S.Y.E.P. 2011: How will it measure up?

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This year is the first year of the Summer Youth Employment Program under Mayor Gray. The program was started in 1979 under former Mayor, now Ward 8 Councilmember Marion Barry. It has employed youth all across the city between ages 14-21 years old and pays the youth to work in D.C. government agencies and local businesses.

This year the program has been capped at 12,000 participants and the vetting process for youth to get into the program is more strenuous. This year’s participant’s is down from the 20,000 youth who participated last year under former Mayor Fenty when the program had no participant cap.

Participants are required to go through a mandatory orientation session and employers have the opportunity to interview students before they are hired. Also new this year applicants were required to apply online.

The online process speeds up the processing, however, even in this tech-savy world, many students and youth still do not have ready access to internet, thus limiting the applicants. This issue particularly hits wards 7 and 8 because these two wards are considered the poorest wards in the city and the rate of illiteracy is high.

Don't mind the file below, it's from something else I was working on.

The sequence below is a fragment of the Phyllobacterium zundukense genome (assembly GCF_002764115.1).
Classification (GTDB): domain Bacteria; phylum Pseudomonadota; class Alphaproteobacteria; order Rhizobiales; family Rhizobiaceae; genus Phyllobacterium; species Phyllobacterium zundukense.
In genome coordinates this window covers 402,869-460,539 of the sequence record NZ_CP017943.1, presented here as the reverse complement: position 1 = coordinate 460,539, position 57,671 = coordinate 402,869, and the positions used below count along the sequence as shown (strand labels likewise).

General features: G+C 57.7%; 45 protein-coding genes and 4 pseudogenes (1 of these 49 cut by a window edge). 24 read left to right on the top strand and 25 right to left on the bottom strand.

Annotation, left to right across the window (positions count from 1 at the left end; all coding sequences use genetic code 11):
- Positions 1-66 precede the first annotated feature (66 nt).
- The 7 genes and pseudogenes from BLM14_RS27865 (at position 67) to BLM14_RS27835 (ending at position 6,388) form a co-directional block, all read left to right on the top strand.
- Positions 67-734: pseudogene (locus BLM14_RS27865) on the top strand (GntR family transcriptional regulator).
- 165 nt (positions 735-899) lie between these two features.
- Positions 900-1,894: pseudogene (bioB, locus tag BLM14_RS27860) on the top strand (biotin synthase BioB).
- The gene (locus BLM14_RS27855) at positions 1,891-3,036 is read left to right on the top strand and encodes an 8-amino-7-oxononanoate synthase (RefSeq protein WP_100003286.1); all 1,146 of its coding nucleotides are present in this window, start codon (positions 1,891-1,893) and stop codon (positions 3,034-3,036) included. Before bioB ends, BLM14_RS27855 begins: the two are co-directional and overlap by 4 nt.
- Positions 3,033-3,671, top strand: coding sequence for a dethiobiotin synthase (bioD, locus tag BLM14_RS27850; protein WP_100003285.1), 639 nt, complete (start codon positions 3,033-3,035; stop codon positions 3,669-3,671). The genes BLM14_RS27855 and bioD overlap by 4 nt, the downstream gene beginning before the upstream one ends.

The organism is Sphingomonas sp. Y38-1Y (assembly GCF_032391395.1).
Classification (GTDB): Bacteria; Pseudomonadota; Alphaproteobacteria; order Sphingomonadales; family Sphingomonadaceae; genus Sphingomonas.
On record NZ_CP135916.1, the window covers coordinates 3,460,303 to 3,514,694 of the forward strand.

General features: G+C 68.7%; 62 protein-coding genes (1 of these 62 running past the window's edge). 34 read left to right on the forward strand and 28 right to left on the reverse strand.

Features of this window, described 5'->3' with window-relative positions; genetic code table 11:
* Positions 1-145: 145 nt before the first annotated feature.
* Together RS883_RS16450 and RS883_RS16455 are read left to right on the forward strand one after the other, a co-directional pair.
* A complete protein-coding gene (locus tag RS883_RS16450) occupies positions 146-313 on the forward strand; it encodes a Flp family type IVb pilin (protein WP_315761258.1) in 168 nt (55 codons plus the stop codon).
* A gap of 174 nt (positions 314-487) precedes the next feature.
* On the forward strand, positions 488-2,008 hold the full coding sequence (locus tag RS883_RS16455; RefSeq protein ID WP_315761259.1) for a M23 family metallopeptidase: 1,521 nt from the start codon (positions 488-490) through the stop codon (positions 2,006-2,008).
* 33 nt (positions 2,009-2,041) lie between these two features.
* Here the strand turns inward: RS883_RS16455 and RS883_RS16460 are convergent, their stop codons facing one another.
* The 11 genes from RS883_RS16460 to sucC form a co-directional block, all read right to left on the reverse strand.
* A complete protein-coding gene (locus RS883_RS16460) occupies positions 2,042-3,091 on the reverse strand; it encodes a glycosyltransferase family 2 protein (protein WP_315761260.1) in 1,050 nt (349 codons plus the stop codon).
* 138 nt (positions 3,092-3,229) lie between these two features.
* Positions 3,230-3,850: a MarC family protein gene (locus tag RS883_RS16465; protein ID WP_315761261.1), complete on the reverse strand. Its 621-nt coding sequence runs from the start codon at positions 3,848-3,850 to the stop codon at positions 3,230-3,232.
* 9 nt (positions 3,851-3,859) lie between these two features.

Dottie Green, a mother of a child who was not accepted this year, said “I like that the process is moving from paper to internet registration, however I don’t have a computer at home. My child and I went to the public library to apply.” She said that she and her 17 year-old son went on the weekend because she has to work during the week.

Lakisha Smith, a Ward 7 resident and student said she just didn’t bother to apply this year because the process was harder than it had been before. “I really should have applied. I really wanted to work this summer, but I just didn’t feel like going through the new application process. I kinda feel like they’re trying to weed people out.”

Officials at D.O.E.S. declined to comment for this article, but said that under this new system they are able to provide more efficient jobs for summer youths within the budget. Officials for the program also said they are trying to establish a precedent for the future of the program.

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